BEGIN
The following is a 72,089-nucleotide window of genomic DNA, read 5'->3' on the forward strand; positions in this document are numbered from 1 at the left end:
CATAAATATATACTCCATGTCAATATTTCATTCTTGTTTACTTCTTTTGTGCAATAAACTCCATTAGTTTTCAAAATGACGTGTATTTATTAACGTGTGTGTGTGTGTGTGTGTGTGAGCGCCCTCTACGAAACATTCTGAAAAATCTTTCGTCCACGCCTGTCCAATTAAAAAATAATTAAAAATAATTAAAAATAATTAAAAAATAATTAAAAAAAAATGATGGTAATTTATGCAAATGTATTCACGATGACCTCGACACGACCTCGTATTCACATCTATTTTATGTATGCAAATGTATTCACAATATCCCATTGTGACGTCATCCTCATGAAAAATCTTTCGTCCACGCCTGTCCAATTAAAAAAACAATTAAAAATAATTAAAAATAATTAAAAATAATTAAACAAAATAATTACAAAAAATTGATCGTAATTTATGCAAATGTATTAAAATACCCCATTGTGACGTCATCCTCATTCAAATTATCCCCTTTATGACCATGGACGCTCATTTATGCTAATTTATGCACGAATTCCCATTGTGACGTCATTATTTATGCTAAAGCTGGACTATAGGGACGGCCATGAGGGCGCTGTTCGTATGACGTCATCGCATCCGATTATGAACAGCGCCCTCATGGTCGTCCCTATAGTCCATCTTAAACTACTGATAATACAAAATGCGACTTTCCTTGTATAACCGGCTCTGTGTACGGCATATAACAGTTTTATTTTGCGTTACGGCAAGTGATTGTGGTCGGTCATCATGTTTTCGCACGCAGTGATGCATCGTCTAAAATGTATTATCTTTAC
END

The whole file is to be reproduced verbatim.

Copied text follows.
The following is a 72,089-nucleotide window of genomic DNA, read 5'->3' on the forward strand; positions in this document are numbered from 1 at the left end:
CATAAATATATACTCCATGTCAATATTTCATTCTTGTTTACTTCTTTTGTGCAATAAACTCCATTAGTTTTCAAAATGACGTGTATTTATTAACGTGTGTGTGTGTGTGTGTGTGTGAGCGCCCTCTACGAAACATTCTGAAAAATCTTTCGTCCACGCCTGTCCAATTAAAAAATAATTAAAAATAATTAAAAATAATTAAAAAATAATTAAAAAAAAATGATGGTAATTTATGCAAATGTATTCACGATGACCTCGACACGACCTCGTATTCACATCTATTTTATGTATGCAAATGTATTCACAATATCCCATTGTGACGTCATCCTCATGAAAAATCTTTCGTCCACGCCTGTCCAATTAAAAAAACAATTAAAAATAATTAAAAATAATTAAAAATAATTAAACAAAATAATTACAAAAAATTGATCGTAATTTATGCAAATGTATTAAAATACCCCATTGTGACGTCATCCTCATTCAAATTATCCCCTTTATGACCATGGACGCTCATTTATGCTAATTTATGCACGAATTCCCATTGTGACGTCATTATTTATGCTAAAGCTGGACTATAGGGACGGCCATGAGGGCGCTGTTCGTATGACGTCATCGCATCCGATTATGAACAGCGCCCTCATGGTCGTCCCTATAGTCCATCTTAAACTACTGATAATACAAAATGCGACTTTCCTTGTATAACCGGCTCTGTGTACGGCATATAACAGTTTTATTTTGCGTTACGGCAAGTGATTGTGGTCGGTCATCATGTTTTCGCACGCAGTGATGCATCGTCTAAAATGTATTATCTTTAC